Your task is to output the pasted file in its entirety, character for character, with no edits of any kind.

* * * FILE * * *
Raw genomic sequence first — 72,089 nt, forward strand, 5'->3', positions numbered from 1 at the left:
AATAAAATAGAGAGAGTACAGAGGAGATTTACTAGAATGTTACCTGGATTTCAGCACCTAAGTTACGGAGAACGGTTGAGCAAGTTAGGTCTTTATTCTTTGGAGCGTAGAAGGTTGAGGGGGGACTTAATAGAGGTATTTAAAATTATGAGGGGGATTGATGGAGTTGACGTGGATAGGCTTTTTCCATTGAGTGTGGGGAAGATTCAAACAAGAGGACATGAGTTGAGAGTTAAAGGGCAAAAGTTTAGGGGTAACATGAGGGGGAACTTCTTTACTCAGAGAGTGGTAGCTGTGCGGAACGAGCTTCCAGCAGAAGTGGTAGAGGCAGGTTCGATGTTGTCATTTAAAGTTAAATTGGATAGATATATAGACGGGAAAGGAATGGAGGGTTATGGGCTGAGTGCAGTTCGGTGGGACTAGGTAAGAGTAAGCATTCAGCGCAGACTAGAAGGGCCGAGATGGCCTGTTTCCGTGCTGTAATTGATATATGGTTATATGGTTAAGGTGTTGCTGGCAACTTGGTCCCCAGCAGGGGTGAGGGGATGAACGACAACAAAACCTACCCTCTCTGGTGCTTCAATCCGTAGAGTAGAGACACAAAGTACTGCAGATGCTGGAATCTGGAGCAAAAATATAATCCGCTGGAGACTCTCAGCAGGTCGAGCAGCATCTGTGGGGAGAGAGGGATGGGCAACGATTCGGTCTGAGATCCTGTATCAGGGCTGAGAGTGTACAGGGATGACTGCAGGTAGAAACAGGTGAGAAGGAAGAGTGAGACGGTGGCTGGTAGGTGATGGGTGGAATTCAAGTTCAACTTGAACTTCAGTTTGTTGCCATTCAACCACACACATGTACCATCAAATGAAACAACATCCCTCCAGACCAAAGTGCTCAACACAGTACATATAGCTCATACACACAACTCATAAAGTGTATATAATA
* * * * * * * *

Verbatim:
Raw genomic sequence first — 72,089 nt, forward strand, 5'->3', positions numbered from 1 at the left:
AATAAAATAGAGAGAGTACAGAGGAGATTTACTAGAATGTTACCTGGATTTCAGCACCTAAGTTACGGAGAACGGTTGAGCAAGTTAGGTCTTTATTCTTTGGAGCGTAGAAGGTTGAGGGGGGACTTAATAGAGGTATTTAAAATTATGAGGGGGATTGATGGAGTTGACGTGGATAGGCTTTTTCCATTGAGTGTGGGGAAGATTCAAACAAGAGGACATGAGTTGAGAGTTAAAGGGCAAAAGTTTAGGGGTAACATGAGGGGGAACTTCTTTACTCAGAGAGTGGTAGCTGTGCGGAACGAGCTTCCAGCAGAAGTGGTAGAGGCAGGTTCGATGTTGTCATTTAAAGTTAAATTGGATAGATATATAGACGGGAAAGGAATGGAGGGTTATGGGCTGAGTGCAGTTCGGTGGGACTAGGTAAGAGTAAGCATTCAGCGCAGACTAGAAGGGCCGAGATGGCCTGTTTCCGTGCTGTAATTGATATATGGTTATATGGTTAAGGTGTTGCTGGCAACTTGGTCCCCAGCAGGGGTGAGGGGATGAACGACAACAAAACCTACCCTCTCTGGTGCTTCAATCCGTAGAGTAGAGACACAAAGTACTGCAGATGCTGGAATCTGGAGCAAAAATATAATCCGCTGGAGACTCTCAGCAGGTCGAGCAGCATCTGTGGGGAGAGAGGGATGGGCAACGATTCGGTCTGAGATCCTGTATCAGGGCTGAGAGTGTACAGGGATGACTGCAGGTAGAAACAGGTGAGAAGGAAGAGTGAGACGGTGGCTGGTAGGTGATGGGTGGAATTCAAGTTCAACTTGAACTTCAGTTTGTTGCCATTCAACCACACACATGTACCATCAAATGAAACAACATCCCTCCAGACCAAAGTGCTCAACACAGTACATATAGCTCATACACACAACTCATAAAGTGTATATAATA